This is the first in a new series called “Rita’s Recipes.” In this series, I want to share my favorite staple foods and any new concoctions I might stumble across in the future. For the most part, they will be cheap and really easy-to-make. I’m not one for detailed or fancy recipes. If I have to go buy even one or two strange ingredients or spend more than 15 minutes in preparation, chances are I’m not making it. With the exception of those insanely detailed Christmas sugar cookies I insist on spending hours making every year, I want my food to be simple.
I learned most of what I know about cooking and baking from my wonderful mother who managed to raise six kids on practically nothing (and earned the title, “Betty Crocker Homemaker of the Year” in high school back in 1969! Ha!). She knew how to stretch a dollar, but everything she made was delicious, so I never felt deprived. I hope I can help others feed their families for less while still making something good.
Now, on to the first recipe: It’s one of my top five favorite things to eat and some serious comfort food. It also packs a powerful nutritional punch and still tastes great for several days as leftovers. The best part? No peeling veggies!
Recipe for Mom’s Easy Vegetable Soup
1 lb. browned lean ground beef
1 46 OZ can of 100% tomato juice
½ to whole 6 OZ can of tomato paste (optional – depends how much you like tomato)
1 regular sized can of the following:
Cut green beans
Whole kernel corn
Salt and pepper to taste
Important: Do not drain any vegetables. All of the juice goes in the soup. You can replace any of the canned vegetables with raw vegetables if you want, but you will lose some broth and you will need to cook those vegetables first before adding the canned vegetables.
Step 1: Brown a pound of hamburger or defrost some
Let me tell you how to make life easier: Always have a few one-pound bags of browned hamburger in the freezer ready to go. Buy a few pounds at a time and brown it all at once. After it is cooled and drained, separate it into bags and label them with a date and how much it weighs. Then when you need it, just pop it into the microwave and defrost it. If you don’t have hamburger ready to go, brown some and drain it. The leaner the better; I prefer 90/10.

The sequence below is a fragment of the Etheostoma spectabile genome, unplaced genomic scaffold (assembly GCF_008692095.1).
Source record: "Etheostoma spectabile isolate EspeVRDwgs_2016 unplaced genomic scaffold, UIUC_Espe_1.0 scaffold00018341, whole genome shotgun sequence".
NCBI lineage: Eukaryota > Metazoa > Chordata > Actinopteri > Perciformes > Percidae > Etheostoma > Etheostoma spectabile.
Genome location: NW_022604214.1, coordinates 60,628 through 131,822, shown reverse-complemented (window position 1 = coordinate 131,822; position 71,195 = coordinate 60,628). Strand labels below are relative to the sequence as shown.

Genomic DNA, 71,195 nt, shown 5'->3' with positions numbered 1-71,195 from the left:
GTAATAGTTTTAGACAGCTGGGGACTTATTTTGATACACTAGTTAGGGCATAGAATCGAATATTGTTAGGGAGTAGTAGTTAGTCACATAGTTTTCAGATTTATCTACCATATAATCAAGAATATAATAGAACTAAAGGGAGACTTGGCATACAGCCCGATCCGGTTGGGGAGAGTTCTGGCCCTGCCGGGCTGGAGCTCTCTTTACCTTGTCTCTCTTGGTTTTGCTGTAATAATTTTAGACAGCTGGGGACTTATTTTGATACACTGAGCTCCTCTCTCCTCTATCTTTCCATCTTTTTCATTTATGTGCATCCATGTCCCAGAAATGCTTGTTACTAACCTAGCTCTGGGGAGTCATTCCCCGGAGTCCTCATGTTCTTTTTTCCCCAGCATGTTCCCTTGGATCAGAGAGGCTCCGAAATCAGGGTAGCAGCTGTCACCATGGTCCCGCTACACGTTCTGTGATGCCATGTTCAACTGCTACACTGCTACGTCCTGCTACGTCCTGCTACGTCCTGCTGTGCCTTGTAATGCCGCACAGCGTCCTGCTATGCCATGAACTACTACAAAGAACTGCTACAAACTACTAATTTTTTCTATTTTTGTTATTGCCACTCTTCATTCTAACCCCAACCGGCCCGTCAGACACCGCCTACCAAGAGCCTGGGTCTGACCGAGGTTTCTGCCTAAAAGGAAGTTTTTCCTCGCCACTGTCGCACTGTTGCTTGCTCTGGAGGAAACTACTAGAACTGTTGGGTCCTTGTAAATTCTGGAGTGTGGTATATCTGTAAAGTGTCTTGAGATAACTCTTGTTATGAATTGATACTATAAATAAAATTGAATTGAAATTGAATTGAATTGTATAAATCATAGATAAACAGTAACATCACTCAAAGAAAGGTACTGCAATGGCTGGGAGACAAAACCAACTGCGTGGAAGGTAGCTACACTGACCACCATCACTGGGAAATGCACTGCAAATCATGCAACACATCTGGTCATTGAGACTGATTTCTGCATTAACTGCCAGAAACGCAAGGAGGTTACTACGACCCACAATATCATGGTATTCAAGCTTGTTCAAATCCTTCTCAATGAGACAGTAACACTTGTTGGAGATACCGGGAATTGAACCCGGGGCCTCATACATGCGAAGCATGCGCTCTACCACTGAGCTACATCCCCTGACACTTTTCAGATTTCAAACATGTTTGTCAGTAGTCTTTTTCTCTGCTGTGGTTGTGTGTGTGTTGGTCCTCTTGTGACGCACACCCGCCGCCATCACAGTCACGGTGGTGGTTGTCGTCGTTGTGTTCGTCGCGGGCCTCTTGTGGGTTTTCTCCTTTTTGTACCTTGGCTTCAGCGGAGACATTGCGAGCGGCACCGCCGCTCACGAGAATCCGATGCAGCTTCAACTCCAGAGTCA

Note: If you’re a vegetarian, you can use tofu or add beans for protein. If you’re a hunter or can get it from a hunter, you can try venison or other types of meat. I like hamburger myself, but you can use what you want. I know most people think of chunks of roast beef in vegetable soup. Well, this is supposed to be cheap and it’s what makes this soup different. The first time I made it for my husband, he made fun of me for using hamburger. He was used to a completely different kind of vegetable soup with more of a clear broth and chunks of beef. He loves it, though, and just requested that I make it since he has a cold. And he’s picky, if that tells you anything. He doesn’t even like many vegetables on their own, but for some reason, he likes them combined in this soup.
Step 2: Open the cans
This is the hardest part of the meal. If you have an automatic can opener, this will be much easier. Otherwise, enlist some help or give that forearm a workout.